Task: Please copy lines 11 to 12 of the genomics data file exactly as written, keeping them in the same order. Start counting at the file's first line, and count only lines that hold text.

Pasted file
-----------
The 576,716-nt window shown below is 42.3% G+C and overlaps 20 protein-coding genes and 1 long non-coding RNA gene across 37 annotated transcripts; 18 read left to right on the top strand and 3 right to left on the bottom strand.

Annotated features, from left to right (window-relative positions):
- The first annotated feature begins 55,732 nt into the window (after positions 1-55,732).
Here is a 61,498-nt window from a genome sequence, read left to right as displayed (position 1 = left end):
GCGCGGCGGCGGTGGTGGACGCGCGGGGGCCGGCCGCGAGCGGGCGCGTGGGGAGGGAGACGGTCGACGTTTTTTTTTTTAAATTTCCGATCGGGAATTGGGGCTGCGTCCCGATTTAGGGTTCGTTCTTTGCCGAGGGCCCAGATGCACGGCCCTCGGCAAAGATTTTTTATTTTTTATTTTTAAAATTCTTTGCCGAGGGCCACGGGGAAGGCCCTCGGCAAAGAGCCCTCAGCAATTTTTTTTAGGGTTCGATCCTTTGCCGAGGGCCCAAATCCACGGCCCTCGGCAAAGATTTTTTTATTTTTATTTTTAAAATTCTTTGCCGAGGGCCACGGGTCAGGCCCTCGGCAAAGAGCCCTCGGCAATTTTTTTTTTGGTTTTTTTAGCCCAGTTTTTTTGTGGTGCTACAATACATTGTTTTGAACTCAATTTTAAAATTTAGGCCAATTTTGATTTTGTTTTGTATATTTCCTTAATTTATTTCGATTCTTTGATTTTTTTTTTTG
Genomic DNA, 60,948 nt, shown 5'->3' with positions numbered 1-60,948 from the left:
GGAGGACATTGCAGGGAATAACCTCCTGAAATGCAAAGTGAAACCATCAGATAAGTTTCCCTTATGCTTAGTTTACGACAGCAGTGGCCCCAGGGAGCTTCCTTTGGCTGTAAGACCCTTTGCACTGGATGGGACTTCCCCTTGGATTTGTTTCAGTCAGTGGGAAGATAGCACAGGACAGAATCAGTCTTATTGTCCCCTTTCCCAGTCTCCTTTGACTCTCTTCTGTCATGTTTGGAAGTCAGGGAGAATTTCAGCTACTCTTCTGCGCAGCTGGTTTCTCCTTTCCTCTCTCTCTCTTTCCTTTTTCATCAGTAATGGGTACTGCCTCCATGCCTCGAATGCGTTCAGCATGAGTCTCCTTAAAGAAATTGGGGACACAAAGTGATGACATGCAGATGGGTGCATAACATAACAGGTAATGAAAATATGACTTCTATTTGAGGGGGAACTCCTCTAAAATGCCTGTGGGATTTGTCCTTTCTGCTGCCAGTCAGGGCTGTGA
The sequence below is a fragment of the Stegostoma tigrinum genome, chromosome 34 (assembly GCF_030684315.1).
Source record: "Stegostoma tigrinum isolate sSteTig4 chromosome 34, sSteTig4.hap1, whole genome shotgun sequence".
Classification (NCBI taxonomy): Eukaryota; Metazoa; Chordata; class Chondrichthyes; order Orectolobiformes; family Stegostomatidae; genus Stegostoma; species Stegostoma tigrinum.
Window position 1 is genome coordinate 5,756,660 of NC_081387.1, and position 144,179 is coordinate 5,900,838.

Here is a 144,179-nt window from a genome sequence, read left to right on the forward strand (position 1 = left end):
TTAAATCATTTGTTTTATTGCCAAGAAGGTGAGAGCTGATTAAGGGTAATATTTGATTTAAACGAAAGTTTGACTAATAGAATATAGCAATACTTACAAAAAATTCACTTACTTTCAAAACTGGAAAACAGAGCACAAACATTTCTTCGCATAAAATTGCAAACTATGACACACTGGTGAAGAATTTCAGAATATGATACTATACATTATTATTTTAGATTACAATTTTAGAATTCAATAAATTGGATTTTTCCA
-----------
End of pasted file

Window position 1 is genome coordinate 5,756,660 of NC_081387.1, and position 144,179 is coordinate 5,900,838.

Here is a 144,179-nt window from a genome sequence, read left to right on the forward strand (position 1 = left end):